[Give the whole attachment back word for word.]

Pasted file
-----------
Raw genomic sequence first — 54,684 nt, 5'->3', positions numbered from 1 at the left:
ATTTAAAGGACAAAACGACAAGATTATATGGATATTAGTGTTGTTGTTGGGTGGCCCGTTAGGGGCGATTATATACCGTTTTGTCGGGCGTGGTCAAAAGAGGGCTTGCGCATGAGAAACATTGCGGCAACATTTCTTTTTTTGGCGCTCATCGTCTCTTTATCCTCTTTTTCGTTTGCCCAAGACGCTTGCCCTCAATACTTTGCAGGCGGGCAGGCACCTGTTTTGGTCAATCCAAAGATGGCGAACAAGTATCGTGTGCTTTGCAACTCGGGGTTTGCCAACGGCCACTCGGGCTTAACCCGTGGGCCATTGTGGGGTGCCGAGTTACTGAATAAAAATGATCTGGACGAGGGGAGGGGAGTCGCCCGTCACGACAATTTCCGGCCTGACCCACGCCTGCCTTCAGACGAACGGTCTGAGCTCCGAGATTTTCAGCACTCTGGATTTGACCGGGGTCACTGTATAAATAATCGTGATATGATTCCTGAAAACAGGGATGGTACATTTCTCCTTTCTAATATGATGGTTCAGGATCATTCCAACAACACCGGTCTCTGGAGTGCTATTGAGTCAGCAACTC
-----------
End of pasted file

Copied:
Raw genomic sequence first — 54,684 nt, 5'->3', positions numbered from 1 at the left:
ATTTAAAGGACAAAACGACAAGATTATATGGATATTAGTGTTGTTGTTGGGTGGCCCGTTAGGGGCGATTATATACCGTTTTGTCGGGCGTGGTCAAAAGAGGGCTTGCGCATGAGAAACATTGCGGCAACATTTCTTTTTTTGGCGCTCATCGTCTCTTTATCCTCTTTTTCGTTTGCCCAAGACGCTTGCCCTCAATACTTTGCAGGCGGGCAGGCACCTGTTTTGGTCAATCCAAAGATGGCGAACAAGTATCGTGTGCTTTGCAACTCGGGGTTTGCCAACGGCCACTCGGGCTTAACCCGTGGGCCATTGTGGGGTGCCGAGTTACTGAATAAAAATGATCTGGACGAGGGGAGGGGAGTCGCCCGTCACGACAATTTCCGGCCTGACCCACGCCTGCCTTCAGACGAACGGTCTGAGCTCCGAGATTTTCAGCACTCTGGATTTGACCGGGGTCACTGTATAAATAATCGTGATATGATTCCTGAAAACAGGGATGGTACATTTCTCCTTTCTAATATGATGGTTCAGGATCATTCCAACAACACCGGTCTCTGGAGTGCTATTGAGTCAGCAACTC